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ARS Home » Northeast Area » Orient Point, New York » Plum Island Animal Disease Center » Foreign Animal Disease Research » Research » Publications at this Location » Publication #209014

Title: Inhibition of Foot-and-Mouth Disease Virus in Cell Culture with Antisense Morpholino Oligomers

Author
item Vagnozzi, Ariel
item Stein, David
item Iversen, Patrick
item Rieder, Aida - Elizabeth

Submitted to: Journal of Virology
Publication Type: Peer Reviewed Journal
Publication Acceptance Date: 8/13/2007
Publication Date: 11/1/2007
Citation: Vagnozzi, A., Stein, D.A., Iversen, P.L., Rieder, A.E. 2007. Inhibition of Foot-and-Mouth Disease Virus in Cell Culture with Antisense Morpholino Oligomers. Journal of Virology. 81:11669-11680.

Interpretive Summary: Foot-and-mouth disease (FMD) is a highly contagious disease of farm animals leading to severe losses to the livestock production and export industries, along with a consequent social impact. To control FMD in endemic regions a systematic immunization with inactivated vaccines has been applied. However, recent outbreaks in FMD-free countries have emphasized the need to develop new strategies for animal protection in these areas. The purpose of this study was to evaluate the efficacy and specificity of phosphorodiamidate morpholino oligomers (PMO) at inhibiting the productive replication of FMDV. PMO are nucleic acid molecules that are water-soluble and resist degradation by nucleases. Six PPMO compounds were designed to base-pair with sequence elements thought to be important in FMDV RNA synthesis and translation initiation. Three of the PPMO had potent antiviral activity. Two of them, AUG1 and AUG2, complementary to the first and second functional AUG initiation codons of the FMDV polyprotein generated a 6-7-log specific decrease in viral titer and provided protection from two different strains within FMDV serotype A (A ^ 24 and A ^ 12). One of these PPMO (targeting the IRES) was highly active against a multiplicity of FMDV serotypes. Interestingly, serial exposure of cells to low concentrations of the AUG 1- targeting PPMO eliminated all traces of virus. Considering the agricultural and socio-economic importance of FMD and need for early disease interventions, the results herein provide optimism that PPMO can be considered a candidate technology for therapeutic development against FMD.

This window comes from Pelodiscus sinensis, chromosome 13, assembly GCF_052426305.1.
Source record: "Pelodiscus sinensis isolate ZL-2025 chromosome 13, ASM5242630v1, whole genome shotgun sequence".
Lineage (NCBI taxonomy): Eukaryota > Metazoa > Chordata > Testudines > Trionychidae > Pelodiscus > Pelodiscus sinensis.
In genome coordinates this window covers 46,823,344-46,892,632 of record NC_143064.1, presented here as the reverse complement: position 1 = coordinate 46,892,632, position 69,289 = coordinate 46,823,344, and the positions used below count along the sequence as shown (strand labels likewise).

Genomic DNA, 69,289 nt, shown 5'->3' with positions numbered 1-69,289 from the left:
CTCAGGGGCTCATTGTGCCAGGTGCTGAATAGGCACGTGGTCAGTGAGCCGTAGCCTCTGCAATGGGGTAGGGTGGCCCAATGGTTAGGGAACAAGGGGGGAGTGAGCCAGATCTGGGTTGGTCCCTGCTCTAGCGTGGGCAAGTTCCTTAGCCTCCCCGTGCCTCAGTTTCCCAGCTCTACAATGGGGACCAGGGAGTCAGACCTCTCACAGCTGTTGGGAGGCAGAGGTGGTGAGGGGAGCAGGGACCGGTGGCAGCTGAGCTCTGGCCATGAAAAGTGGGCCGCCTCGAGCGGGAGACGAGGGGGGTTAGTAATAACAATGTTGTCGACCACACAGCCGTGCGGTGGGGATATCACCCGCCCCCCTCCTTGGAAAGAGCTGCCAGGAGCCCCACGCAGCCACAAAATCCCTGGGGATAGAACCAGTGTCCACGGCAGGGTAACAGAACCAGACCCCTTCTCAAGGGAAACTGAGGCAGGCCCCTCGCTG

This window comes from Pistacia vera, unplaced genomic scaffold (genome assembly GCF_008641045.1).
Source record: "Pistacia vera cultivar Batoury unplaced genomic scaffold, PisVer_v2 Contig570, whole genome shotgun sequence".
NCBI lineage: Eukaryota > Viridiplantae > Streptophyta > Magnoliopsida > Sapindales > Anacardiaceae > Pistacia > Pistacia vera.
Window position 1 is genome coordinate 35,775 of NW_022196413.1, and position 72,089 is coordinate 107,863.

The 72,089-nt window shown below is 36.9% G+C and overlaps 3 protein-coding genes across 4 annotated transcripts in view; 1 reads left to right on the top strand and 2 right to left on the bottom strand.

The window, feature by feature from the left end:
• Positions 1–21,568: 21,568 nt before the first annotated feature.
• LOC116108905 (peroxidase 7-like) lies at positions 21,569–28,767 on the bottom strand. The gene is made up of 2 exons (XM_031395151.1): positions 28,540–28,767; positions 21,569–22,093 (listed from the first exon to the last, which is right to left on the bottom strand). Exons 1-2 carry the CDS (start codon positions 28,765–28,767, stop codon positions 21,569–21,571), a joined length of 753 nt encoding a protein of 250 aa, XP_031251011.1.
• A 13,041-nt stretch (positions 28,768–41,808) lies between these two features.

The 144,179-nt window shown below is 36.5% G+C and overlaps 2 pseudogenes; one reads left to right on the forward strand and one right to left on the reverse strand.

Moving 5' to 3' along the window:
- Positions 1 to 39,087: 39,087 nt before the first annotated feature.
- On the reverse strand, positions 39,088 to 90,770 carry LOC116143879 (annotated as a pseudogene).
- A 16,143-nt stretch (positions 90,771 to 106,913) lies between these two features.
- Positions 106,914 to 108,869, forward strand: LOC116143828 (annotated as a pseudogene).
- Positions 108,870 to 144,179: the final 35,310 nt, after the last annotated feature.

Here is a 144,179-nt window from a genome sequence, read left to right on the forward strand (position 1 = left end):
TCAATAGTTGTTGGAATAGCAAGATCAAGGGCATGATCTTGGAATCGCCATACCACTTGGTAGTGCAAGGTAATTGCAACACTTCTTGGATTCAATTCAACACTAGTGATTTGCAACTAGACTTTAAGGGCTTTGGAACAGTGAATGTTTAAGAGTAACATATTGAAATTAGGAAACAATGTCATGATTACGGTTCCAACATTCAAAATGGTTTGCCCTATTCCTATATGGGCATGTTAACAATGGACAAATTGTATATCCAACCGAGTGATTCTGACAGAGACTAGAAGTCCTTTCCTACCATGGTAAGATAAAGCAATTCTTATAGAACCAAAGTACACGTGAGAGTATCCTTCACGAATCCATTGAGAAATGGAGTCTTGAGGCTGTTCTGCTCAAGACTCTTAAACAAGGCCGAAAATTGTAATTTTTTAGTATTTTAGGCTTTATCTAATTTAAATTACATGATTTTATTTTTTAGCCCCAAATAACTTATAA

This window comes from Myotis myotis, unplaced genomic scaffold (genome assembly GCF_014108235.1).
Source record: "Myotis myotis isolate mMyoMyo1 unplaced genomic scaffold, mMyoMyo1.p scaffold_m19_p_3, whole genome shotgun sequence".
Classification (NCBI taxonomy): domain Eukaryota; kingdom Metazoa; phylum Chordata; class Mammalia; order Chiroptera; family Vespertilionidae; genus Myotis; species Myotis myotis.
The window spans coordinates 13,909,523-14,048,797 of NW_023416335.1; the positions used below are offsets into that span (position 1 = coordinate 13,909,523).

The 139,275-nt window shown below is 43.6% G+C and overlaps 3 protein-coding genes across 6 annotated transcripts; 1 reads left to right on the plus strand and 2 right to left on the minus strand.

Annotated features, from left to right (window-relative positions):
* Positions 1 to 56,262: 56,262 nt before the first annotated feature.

Technical Abstract: Foot-and-mouth disease (FMD) is a highly contagious viral disease of cloven-hoofed animals that can lead to severe losses in the livestock production and export industries. Although vaccines have been extensively applied to control FMD, there is no antiviral therapy available to treat ongoing infections with FMD virus (FMDV). Six peptide-conjugated morpholino oligomers (PPMO), with sequences complementary to various segments of the 5 prime and 3 prime nontranslated regions of the FMDV genome, were evaluated in cell cultures. Three of the PPMO, targeting domain 5 of the IRES (5D), and the two translation start codon regions (AUG1 and AUG2), showed high antiviral activity. A dose-dependent and sequence-specific reduction in viral titer of greater than 5 logs, with a concomitant reduction of viral protein and RNA expression, was achieved by low micromolar concentrations of these three PPMO. Under identical conditions, three PPMO, targeting the 5 prime - terminal region of the genome, the cis-acting replication element (cre) and 3 prime stem-loop ab, showed less dramatic titer reductions of 1.5 to 2 logs. Treatment with the 5D PPMO reduced the titer of FMDV strains representing 5 different serotypes by 2-4 log ^ 10 compared to controls. BHK-21 cells infected with FMDV (strain A ^ 24 Cru) repeatedly treated with two of the more active PPMO generated resistant virus for which phenotypic and genotypic properties were defined. Three passages with low concentrations of the AUG1 PPMO extinguished all traces of detectable virus. The results indicate that PPMO have potential for treating FMDV infection, and also represent useful tools for study of picornaviral translation.